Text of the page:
Myths of Modern Day Slavery in the Seafood Industry

Created on Thursday, 08 September 2016


Photo credit: Ethan Lucas

When it comes to human trafficking and modern day slavery, myths are unfortunately quite common. In addition to the predominance of these myths, it is challenging for experts to agree on the global scope of slavery. Estimates of the number of people subjected to human trafficking and forced labor range from 20 million (an estimate of the International Labour Organization (ILO) in 2012) to 46 million (an estimate of Walk Free Foundation (WFF) in 2016).

While it is difficult to definitively know how many people are subjected to modern day slavery, the practice has been documented by a variety of sources including peer reviewed articles, comprehensive reports, and news stories. In the past few years, journalists have detailed instances of slavery in seafood supply chains, from fishing vessels to processing facilities. Given FishWise’s focus on socially responsible business practices, this blog post will focus on debunking a few myths of slavery and human trafficking specific to seafood.

Myth #1 – Slavery is extinct
Although multiple organizations are dedicated to fighting human trafficking and unfair labor conditions, slavery is often perceived as a problem of the past. However, millions of people are enslaved globally. In the fishing industry, forced labor can include deceptive recruiting, excessive workdays, pay withholding, homicide, child labor, and other issues in all steps of supply chains. In two case studies focused on Thailand, researchers found approximately 20% of workers on fishing boats and 10% of workers in the processing industry worked in conditions indicative of forced or coerced labor. The industry is recognizing these challenges and working to meet them. Companies like Nestle are now setting expectations of their supply chains that include responsible sourcing goals.

Myth #2 – Trafficking always includes physical force or confinement
Migrant workers can fall victim to debt bondage, where a worker attempts to pay off a fee for the cost of working in a different country. Debt bondage has been documented in the Thai fishing industry with migrant workers from Cambodia, Myanmar, and Laos. However, change is on the water. To reduce worker vulnerability, Thai Union has announced that it will eliminate recruitment fees for its workers as one of its steps towards a more ethical migrant worker recruitment policy.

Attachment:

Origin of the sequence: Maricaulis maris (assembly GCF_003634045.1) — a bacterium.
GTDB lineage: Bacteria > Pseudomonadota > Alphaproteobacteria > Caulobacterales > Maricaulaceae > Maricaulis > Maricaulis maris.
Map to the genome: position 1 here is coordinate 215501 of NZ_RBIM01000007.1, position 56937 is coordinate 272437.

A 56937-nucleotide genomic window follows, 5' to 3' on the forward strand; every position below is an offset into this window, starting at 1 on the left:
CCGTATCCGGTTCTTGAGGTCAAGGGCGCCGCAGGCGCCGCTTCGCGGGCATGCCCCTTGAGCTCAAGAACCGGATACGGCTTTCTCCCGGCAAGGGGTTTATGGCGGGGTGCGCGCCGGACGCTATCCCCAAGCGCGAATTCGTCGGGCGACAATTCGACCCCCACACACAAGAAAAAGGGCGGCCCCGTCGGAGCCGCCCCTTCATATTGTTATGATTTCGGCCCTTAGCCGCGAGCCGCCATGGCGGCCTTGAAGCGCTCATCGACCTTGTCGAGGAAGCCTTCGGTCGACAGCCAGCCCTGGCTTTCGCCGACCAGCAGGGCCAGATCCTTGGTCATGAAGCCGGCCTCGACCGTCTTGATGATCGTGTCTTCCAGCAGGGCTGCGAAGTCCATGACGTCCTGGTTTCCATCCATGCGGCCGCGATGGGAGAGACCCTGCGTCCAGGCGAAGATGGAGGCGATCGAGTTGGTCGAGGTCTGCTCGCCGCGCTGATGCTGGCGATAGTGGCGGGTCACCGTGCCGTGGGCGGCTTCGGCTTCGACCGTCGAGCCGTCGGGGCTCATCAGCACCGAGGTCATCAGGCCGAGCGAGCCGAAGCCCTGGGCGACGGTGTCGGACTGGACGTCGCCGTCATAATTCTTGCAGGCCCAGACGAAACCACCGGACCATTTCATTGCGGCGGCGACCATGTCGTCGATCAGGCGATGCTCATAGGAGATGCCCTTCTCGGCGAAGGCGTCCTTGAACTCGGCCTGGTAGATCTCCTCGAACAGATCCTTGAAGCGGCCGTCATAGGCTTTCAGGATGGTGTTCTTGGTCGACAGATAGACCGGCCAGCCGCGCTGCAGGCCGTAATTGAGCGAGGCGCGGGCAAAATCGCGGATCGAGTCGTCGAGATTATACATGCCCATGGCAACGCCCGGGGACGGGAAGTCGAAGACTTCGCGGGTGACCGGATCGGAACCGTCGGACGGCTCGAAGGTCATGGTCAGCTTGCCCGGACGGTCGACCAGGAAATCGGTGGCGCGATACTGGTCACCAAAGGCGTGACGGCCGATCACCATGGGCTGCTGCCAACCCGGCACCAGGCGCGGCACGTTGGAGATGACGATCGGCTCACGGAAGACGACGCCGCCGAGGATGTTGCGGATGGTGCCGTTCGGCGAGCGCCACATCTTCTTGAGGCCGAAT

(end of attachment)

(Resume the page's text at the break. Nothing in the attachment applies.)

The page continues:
Myth #3 – Prosecution and fines aren’t necessary
Remediation and survivor services are very important, however it is also important to change the drivers of modern day slavery to ensure that human trafficking comes at a high cost. Currently, assuming a high 20% chance of being apprehended for illegal fishing, fishing fines would need to be increased twenty-fourfold for the cost to equal the benefits. Although not through the use of fines, U.S. legislation has evolved to prevent human trafficking in supply chains. In February 2016, Obama signed the Trade Facilitation and Trade Enforcement Act which closed a consumptive demand loophole which had previously allowed products made with forced labor to enter into the U.S. market. Moving forward, efforts to prevent products associated with slavery from U.S. businesses’ supply chains will have more legislative teeth than before.

With human trafficking and modern day slavery occurring in the seafood industry, it’s important to understand how trafficking is perceived around the globe and what companies can do to prevent these unjust practices. To minimize the risk of these abuses occurring in its supply chains, businesses can start by establishing codes of conduct and communicating with its partners about expectations for its supply chains. While these are big issues to tackle, there are also many resources available.

For more information on human rights in the seafood industry, please see the FishWise human rights resources page.